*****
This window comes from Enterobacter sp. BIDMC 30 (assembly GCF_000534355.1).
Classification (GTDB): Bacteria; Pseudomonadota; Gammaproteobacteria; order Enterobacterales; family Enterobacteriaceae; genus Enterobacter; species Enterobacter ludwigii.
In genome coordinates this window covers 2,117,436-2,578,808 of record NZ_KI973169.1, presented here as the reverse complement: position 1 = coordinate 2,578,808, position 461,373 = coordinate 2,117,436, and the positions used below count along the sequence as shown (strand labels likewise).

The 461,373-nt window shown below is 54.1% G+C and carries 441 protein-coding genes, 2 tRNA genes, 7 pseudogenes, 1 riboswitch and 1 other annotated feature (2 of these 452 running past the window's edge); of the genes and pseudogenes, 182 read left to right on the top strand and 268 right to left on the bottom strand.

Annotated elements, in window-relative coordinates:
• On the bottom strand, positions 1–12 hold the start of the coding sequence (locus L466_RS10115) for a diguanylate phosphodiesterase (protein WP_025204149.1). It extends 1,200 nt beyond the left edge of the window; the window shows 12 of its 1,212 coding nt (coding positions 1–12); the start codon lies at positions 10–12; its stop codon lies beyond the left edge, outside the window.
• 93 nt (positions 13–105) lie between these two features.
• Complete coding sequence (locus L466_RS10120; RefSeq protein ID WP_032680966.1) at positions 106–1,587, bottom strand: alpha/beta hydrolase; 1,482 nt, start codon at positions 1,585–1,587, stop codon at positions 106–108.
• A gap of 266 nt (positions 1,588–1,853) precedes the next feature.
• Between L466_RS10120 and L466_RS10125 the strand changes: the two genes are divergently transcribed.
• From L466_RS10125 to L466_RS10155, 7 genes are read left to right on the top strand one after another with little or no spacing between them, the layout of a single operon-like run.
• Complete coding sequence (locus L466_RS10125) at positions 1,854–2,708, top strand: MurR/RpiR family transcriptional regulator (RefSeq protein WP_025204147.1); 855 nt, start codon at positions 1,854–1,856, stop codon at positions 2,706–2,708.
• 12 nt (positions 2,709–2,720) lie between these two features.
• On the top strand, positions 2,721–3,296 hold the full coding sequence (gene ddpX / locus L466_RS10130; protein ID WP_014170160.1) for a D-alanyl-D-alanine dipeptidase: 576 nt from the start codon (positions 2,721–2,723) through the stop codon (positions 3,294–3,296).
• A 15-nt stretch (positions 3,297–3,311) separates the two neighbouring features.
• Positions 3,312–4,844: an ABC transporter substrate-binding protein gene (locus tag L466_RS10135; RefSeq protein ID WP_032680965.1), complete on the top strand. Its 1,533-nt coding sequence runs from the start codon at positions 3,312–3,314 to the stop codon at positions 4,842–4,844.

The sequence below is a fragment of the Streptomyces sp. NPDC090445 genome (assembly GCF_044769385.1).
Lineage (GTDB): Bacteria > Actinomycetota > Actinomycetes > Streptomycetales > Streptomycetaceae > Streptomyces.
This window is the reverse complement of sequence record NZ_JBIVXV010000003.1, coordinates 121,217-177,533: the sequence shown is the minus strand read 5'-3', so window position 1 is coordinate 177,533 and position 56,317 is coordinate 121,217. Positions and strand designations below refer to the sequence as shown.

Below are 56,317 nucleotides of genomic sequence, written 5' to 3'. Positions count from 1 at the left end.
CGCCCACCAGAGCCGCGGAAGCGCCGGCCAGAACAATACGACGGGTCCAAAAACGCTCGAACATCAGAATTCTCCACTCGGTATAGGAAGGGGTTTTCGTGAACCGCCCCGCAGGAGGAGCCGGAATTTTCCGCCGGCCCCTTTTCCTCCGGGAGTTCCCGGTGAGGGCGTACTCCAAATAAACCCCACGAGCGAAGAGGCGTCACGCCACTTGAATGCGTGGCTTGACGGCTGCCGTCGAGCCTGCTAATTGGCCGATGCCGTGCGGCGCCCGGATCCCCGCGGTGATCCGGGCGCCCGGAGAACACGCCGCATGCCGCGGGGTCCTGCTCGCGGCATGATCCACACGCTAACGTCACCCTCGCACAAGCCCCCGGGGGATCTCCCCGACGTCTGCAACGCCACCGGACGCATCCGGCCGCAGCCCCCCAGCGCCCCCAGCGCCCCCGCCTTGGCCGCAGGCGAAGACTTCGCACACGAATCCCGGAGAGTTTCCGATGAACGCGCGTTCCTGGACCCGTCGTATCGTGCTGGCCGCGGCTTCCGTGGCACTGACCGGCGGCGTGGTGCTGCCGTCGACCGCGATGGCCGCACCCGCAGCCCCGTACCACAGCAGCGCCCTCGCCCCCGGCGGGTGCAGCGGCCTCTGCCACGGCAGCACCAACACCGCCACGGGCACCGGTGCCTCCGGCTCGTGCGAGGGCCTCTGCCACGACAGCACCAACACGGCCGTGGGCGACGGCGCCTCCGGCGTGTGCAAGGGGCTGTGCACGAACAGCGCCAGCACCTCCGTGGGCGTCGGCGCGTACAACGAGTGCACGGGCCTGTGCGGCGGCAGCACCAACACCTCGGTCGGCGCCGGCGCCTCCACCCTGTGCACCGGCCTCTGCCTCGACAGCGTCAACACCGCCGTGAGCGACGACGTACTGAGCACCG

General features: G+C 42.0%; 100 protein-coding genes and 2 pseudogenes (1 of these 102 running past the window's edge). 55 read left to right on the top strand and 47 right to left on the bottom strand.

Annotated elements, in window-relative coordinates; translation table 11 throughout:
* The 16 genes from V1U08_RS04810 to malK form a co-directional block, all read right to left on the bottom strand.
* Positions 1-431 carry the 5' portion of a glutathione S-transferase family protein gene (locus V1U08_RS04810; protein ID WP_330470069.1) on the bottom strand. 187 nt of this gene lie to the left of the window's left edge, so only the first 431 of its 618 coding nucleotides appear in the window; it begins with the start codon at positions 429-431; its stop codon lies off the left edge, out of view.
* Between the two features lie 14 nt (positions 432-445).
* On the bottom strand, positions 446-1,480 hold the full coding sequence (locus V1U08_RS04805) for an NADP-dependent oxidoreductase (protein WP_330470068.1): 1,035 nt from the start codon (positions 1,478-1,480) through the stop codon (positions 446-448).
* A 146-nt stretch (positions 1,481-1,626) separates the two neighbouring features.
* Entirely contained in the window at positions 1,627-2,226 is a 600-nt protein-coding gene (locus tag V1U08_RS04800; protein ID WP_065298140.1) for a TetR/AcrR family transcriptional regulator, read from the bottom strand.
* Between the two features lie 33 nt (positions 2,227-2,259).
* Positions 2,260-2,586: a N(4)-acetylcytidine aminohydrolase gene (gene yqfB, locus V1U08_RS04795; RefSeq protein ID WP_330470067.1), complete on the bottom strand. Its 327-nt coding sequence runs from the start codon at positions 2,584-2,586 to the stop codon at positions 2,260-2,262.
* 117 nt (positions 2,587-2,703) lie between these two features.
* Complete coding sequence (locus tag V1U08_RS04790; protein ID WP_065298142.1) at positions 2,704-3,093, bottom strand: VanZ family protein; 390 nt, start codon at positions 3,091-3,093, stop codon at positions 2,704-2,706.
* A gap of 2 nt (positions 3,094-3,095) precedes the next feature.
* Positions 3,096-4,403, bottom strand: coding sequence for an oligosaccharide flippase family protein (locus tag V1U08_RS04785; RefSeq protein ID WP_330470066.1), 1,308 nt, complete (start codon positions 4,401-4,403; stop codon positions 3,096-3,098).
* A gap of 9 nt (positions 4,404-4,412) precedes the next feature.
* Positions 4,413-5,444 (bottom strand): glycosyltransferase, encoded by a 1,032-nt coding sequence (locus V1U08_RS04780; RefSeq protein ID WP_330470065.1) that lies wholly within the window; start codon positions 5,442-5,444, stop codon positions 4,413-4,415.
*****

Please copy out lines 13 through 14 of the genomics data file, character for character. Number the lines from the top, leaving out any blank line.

• 12 nt (positions 2,709–2,720) lie between these two features.
• On the top strand, positions 2,721–3,296 hold the full coding sequence (gene ddpX / locus L466_RS10130; protein ID WP_014170160.1) for a D-alanyl-D-alanine dipeptidase: 576 nt from the start codon (positions 2,721–2,723) through the stop codon (positions 3,294–3,296).